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Sunday, November 17, 2019

Maritime Logistics Professional

December 2, 2014

ROPOS ROV Wins SS Beaver Medal

The ROPOS ROV surfaces as it comes up from a night dive.

The ROPOS ROV surfaces as it comes up from a night dive.

The Sidney-based ROPOS Remotely Operated Vehicle (ROV) was recognized for its contributions to British Columbia’s marine sector by the prestigious award of the SS Beaver Medal on November 26th.  The medal, forged from the salvaged remains of the 19th century Hudson’s Bay Company’s SS Beaver, was awarded by the by Honourable Lieutenant Governor Judith Guichon. 


The Canadian ROPOS (Remotely Operated Platform for Ocean Science) ROV, a scientific research deep-diving submersible, has been a key tool utilized by scientists, researchers, and environmental monitoring groups in almost every ocean around the world.  The submersible’s capabilities and contributions have brought it widespread recognition as one of the world’s most capable and efficient scientific ROVs, and the SS Beaver Medal for Maritime Excellence recognizes in particular the vehicle’s contributions to its home-waters and the marine sector in British Columbia.  


The submersible has had the responsibility of executing challenging tasks such as the retrieval of the bridge systems from the 2006 sinking of the M/V Queen of the North, the installation of most of the instruments and extension cables for the NEPTUNE and VENUS offshore observatories, and site surveys for Environment Canada.   In addition, the vehicle executes regular scientific missions involving high-definition video surveys, sampling, and equipment deployment/retrieval.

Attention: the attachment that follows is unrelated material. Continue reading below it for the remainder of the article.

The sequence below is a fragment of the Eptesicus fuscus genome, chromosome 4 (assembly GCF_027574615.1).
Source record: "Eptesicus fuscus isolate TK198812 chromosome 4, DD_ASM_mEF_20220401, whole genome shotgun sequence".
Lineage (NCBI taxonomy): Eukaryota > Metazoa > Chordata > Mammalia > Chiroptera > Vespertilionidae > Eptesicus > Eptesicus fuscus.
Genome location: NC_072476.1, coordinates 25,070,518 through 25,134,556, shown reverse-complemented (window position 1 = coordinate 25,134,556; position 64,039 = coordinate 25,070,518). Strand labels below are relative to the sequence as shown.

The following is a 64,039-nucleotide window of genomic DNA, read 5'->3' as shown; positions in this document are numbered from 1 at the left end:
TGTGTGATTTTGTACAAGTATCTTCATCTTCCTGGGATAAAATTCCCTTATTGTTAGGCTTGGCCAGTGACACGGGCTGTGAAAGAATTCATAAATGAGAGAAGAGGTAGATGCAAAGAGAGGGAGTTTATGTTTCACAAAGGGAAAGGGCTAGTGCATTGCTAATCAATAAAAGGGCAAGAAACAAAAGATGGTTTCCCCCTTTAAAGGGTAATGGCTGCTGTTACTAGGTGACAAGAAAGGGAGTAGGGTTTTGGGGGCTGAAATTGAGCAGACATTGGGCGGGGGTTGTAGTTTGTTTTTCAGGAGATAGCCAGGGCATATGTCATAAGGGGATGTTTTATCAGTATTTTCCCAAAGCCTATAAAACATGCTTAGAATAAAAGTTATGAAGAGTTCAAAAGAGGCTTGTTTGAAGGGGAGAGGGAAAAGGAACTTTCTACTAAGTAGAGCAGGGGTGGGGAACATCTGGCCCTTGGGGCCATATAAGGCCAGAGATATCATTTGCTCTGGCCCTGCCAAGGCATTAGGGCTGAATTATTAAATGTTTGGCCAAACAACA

“It was privilege and honor to represent the ROPOS ROV receiving this very special award” said Keith Tamburri, Assistant General Manager of the Canadian Scientific Submersible Facility. “This award recognizes the ROPOS ROV for all the work it’s performed over the years, but without a dedicated and professional team it’s just another ROV.  I accepted this award on behalf of all the present and past workers who over its 29 year history has made it into the best science ROV in the world.”


Originally built in 1986, the submersible has conducted over 1,800 dives since 1995, in water depths up to 5,000 metres (16,400 feet).   With the capability to operate from vessels in any location and spend an unlimited amount of time under water, the submersible has become instrumental in complex subsea research.   The submersible has served thousands of scientists, researchers, and environmental monitoring groups and continues to find new ways to integrate cutting-edge technology into subsea operations.
 

British ColumbiaHudsonbridge systems